One of the services Solutions Ltd. offers workplaces, families and communities is dispute mediation. As this is a relatively new service in the Cayman Islands, we’ve noticed some confusion around what mediation is, how it differs from other services such as counselling, and ultimately what it can do for you. So we’d like to clear the air once and for all by explaining in a bit more detail what we mean when we talk about our “exciting new offering.”
First of all, what is mediation? A formal definition of mediation is that it is a voluntary process in which an impartial third party assists two or more parties involved in a dispute to create and agree upon their own terms of settlement. More simply put, mediation is as a way to settle disputes and resolve problems amicably.
Now, what does that mean to you, your family or your workplace? Several benefits of resolving issues through mediation exist. Here are a few at the top of the list:
- It’s fast. Through mediation, most issues can be resolved successfully in a few hours. Additionally, when a dispute is mediated shortly after it arises, the chance of optimal resolution is much greater than if the issue is dragged out through a more time consuming process.
- It’s economical. Mediation is significantly less expensive than other forms of dispute resolution in terms of dollars spent, relationships destroyed and time and energy lost.
- It’s confidential. What happens in mediation, stays in mediation. This means that parties can speak openly and candidly about the strengths and weaknesses of their argument without concern that the information will be used later should they not reach a mediated agreement. This also means that companies don’t have to worry that issues discussed in mediation will tarnish the image of the company publicly, and families don’t have to worry that their darkest secrets will be talked about at dinner parties or the supermarket. By law, everything communicated between parties during the mediation process is confidential and privileged.
- It saves relationships. Since mediation gives people a way to resolve their disputes together, opposing parties often start to envisage themselves on the same side of the table, attacking the problem, not each other.
In addition to better explaining the benefits of mediation, we’d also like to clear up some confusion we’ve noticed regarding the role of a mediator as opposed to the role of a counsellor. Though both mediators and counsellors help their clients resolve problems through increased communication and understanding, we’d like to highlight several important distinctions between the two:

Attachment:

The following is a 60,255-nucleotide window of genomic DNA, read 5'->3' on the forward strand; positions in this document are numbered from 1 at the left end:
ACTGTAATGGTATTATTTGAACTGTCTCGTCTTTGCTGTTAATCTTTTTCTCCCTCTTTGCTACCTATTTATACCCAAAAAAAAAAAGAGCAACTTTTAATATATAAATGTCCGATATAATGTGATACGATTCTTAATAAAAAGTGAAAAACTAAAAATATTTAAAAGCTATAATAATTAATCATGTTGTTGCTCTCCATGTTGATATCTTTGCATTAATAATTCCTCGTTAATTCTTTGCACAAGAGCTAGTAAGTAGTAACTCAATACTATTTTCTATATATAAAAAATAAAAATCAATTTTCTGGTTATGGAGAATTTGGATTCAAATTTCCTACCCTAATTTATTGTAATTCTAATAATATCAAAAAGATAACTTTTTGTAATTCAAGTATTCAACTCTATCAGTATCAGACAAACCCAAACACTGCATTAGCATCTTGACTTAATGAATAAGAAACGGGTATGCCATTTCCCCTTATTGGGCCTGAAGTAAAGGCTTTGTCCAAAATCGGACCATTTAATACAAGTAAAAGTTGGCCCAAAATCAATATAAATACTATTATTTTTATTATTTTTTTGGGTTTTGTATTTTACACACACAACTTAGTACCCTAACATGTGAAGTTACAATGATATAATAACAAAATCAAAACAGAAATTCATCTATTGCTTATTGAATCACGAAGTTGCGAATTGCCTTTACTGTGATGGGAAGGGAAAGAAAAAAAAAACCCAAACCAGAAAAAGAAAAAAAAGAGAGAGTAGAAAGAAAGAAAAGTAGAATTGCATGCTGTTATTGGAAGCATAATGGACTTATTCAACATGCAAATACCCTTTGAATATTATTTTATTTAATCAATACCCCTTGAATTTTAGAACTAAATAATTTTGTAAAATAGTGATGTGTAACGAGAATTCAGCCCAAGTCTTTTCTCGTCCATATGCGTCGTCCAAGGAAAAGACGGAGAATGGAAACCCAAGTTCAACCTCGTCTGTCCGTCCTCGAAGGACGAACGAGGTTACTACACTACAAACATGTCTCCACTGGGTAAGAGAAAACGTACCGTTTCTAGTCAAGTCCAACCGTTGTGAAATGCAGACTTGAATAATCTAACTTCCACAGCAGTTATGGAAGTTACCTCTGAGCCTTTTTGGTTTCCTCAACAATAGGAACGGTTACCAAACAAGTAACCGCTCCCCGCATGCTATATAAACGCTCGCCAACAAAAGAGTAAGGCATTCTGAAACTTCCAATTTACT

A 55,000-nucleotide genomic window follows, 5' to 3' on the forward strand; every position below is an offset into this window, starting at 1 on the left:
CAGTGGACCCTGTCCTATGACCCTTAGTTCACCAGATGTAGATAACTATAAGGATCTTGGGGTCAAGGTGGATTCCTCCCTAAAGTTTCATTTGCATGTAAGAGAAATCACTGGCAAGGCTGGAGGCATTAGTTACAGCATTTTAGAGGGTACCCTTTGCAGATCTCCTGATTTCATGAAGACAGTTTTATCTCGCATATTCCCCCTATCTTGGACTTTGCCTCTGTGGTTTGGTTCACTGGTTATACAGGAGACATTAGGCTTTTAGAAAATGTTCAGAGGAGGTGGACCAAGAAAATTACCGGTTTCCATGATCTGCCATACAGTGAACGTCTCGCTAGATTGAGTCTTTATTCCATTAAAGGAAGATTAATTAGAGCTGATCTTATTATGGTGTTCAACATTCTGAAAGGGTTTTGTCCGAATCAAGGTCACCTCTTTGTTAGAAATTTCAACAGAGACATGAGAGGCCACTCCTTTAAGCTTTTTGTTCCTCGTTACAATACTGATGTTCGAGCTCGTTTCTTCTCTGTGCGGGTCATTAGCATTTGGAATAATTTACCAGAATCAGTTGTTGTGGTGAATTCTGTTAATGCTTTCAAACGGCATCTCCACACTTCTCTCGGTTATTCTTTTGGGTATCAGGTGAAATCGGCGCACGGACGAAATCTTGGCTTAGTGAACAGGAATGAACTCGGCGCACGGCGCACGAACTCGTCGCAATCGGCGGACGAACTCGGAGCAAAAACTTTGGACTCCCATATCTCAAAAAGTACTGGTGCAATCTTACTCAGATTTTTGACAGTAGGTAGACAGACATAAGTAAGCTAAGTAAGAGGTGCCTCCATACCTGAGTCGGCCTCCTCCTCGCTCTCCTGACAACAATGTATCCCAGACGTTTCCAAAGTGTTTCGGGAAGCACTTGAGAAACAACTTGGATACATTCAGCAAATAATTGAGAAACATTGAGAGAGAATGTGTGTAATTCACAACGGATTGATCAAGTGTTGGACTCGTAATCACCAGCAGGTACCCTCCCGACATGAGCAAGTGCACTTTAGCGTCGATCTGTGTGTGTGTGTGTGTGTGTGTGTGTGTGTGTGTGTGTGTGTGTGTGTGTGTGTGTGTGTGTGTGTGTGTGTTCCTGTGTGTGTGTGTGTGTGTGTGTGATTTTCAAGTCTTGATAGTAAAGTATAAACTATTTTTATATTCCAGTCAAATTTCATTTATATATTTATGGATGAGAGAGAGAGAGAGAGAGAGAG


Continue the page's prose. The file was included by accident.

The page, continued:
- A counsellor aims to assist the client gain a better self-understanding of his or her individual behaviour. A mediator aims to assist parties reach a clear and specific agreement as to how they will deal with identified issues.
- A counsellor is fundamentally concerned with how the client feels about a range of relevant experiences. A mediator, while acknowledging a person’s feelings, does not explore them in any depth.
- A counselor may explore a variety of aspects of an individual’s life in order to gain a more comprehensive understanding of the person’s beliefs and behaviours. A mediator focuses on the problem at hand to come up with specific resolutions for the future.
- Counselling tends to be an ongoing process and fosters a continued relationship between the counsellor and the client. Mediation is a structured process that is usually restricted to one or a few sessions.
Lastly, we’d like to clarify when mediation is appropriate. We would argue that mediation is appropriate anytime two or more individuals are in dispute and both parties are in a position to speak for himself or herself.
Whether a couple is in the process of going through a divorce, an employee is having difficulty getting along with his co-workers or team, an individual feels that he or she has been wrongfully dismissed or neighbours are arguing over late-night partying; mediation may be effective in resolving the problem at hand while at the same time improving the relationship of those involved.